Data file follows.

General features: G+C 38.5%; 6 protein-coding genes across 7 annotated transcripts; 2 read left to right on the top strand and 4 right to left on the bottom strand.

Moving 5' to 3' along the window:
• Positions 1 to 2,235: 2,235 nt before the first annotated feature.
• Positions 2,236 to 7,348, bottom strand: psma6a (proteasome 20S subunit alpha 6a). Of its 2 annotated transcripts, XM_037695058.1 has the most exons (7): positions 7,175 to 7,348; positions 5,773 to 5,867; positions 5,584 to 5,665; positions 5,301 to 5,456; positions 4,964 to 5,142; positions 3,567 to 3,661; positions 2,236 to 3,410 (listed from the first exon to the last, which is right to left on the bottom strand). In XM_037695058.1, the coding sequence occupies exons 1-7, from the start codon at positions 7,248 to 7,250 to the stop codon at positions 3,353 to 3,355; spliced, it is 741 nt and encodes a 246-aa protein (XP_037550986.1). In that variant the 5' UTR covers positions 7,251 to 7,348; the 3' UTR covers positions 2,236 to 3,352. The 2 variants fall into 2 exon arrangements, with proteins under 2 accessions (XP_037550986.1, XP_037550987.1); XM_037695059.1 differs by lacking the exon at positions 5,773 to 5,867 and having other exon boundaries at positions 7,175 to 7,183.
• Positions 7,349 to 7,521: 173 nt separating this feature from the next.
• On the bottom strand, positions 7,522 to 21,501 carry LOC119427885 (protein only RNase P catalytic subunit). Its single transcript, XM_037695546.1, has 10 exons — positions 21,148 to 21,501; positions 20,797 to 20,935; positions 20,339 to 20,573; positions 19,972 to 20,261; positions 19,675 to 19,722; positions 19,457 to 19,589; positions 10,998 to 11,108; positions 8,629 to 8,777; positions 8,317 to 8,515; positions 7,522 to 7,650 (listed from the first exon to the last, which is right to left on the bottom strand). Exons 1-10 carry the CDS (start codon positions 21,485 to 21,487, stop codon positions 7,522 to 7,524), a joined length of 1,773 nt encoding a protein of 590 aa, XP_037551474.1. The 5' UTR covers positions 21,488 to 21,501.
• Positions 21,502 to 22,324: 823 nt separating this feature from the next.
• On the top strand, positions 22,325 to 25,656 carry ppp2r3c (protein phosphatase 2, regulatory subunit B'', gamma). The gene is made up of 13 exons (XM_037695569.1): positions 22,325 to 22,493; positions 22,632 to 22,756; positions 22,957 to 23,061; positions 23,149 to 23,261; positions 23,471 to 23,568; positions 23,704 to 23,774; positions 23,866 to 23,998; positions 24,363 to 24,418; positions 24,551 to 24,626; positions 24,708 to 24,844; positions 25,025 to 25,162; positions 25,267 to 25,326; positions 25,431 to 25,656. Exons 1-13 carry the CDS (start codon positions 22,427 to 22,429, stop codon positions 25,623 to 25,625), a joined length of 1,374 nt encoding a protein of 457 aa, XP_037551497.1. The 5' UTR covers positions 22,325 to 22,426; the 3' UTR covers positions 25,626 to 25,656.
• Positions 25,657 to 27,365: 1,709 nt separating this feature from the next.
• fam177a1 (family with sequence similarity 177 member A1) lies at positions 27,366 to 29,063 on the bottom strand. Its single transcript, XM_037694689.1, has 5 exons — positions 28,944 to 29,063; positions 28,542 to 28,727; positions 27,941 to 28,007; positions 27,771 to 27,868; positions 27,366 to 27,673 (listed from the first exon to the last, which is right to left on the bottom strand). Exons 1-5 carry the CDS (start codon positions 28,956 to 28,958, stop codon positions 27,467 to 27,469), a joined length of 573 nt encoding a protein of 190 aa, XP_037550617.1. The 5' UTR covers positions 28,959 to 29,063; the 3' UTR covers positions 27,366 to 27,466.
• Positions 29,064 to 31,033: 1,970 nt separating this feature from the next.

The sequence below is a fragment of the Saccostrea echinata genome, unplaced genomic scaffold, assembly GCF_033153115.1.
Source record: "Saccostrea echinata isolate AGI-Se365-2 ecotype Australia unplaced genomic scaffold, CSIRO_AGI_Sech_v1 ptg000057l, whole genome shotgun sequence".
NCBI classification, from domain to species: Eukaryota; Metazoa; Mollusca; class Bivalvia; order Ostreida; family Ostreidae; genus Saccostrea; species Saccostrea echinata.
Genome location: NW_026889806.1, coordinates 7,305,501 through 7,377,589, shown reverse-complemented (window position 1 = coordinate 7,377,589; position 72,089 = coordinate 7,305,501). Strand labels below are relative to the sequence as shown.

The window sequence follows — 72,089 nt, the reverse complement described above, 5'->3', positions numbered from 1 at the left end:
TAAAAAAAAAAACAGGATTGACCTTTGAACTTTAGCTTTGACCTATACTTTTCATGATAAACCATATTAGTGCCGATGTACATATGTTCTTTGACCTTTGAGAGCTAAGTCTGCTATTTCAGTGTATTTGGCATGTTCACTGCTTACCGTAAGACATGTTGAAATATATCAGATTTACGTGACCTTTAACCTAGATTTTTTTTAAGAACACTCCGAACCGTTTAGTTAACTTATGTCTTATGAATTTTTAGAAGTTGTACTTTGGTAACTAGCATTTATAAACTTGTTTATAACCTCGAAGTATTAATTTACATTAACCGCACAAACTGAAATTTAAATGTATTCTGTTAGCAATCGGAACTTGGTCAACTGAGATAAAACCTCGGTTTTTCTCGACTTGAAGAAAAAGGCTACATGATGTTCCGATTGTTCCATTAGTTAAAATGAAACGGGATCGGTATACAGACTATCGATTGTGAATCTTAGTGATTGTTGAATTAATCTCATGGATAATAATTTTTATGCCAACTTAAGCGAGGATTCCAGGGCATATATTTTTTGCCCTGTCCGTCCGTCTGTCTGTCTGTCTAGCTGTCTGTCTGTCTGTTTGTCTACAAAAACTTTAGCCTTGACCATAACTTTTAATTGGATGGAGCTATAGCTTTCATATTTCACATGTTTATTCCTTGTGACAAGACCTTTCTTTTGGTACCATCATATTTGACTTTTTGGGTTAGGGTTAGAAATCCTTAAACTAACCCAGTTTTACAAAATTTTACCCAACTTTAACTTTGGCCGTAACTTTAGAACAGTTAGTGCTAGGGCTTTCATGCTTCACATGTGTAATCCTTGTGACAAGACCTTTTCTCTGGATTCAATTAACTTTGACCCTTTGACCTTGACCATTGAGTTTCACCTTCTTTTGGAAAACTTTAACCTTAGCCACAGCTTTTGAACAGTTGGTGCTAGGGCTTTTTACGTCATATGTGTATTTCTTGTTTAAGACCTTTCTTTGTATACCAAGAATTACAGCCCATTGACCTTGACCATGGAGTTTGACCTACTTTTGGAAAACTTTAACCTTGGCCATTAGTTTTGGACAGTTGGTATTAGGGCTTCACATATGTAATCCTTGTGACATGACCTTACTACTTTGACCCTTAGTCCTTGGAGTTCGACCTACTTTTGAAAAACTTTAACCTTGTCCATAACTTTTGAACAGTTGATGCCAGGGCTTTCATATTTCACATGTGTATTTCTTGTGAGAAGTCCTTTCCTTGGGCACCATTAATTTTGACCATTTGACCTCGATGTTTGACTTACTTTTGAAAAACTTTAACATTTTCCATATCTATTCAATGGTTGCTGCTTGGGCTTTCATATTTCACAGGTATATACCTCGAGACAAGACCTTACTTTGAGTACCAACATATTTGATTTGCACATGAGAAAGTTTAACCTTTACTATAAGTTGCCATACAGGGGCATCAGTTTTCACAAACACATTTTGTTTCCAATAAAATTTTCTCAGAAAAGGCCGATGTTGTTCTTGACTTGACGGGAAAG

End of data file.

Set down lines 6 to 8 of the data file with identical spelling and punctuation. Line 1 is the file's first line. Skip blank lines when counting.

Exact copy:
• On the bottom strand, positions 7,522 to 21,501 carry LOC119427885 (protein only RNase P catalytic subunit). Its single transcript, XM_037695546.1, has 10 exons — positions 21,148 to 21,501; positions 20,797 to 20,935; positions 20,339 to 20,573; positions 19,972 to 20,261; positions 19,675 to 19,722; positions 19,457 to 19,589; positions 10,998 to 11,108; positions 8,629 to 8,777; positions 8,317 to 8,515; positions 7,522 to 7,650 (listed from the first exon to the last, which is right to left on the bottom strand). Exons 1-10 carry the CDS (start codon positions 21,485 to 21,487, stop codon positions 7,522 to 7,524), a joined length of 1,773 nt encoding a protein of 590 aa, XP_037551474.1. The 5' UTR covers positions 21,488 to 21,501.
• Positions 21,502 to 22,324: 823 nt separating this feature from the next.
• On the top strand, positions 22,325 to 25,656 carry ppp2r3c (protein phosphatase 2, regulatory subunit B'', gamma). The gene is made up of 13 exons (XM_037695569.1): positions 22,325 to 22,493; positions 22,632 to 22,756; positions 22,957 to 23,061; positions 23,149 to 23,261; positions 23,471 to 23,568; positions 23,704 to 23,774; positions 23,866 to 23,998; positions 24,363 to 24,418; positions 24,551 to 24,626; positions 24,708 to 24,844; positions 25,025 to 25,162; positions 25,267 to 25,326; positions 25,431 to 25,656. Exons 1-13 carry the CDS (start codon positions 22,427 to 22,429, stop codon positions 25,623 to 25,625), a joined length of 1,374 nt encoding a protein of 457 aa, XP_037551497.1. The 5' UTR covers positions 22,325 to 22,426; the 3' UTR covers positions 25,626 to 25,656.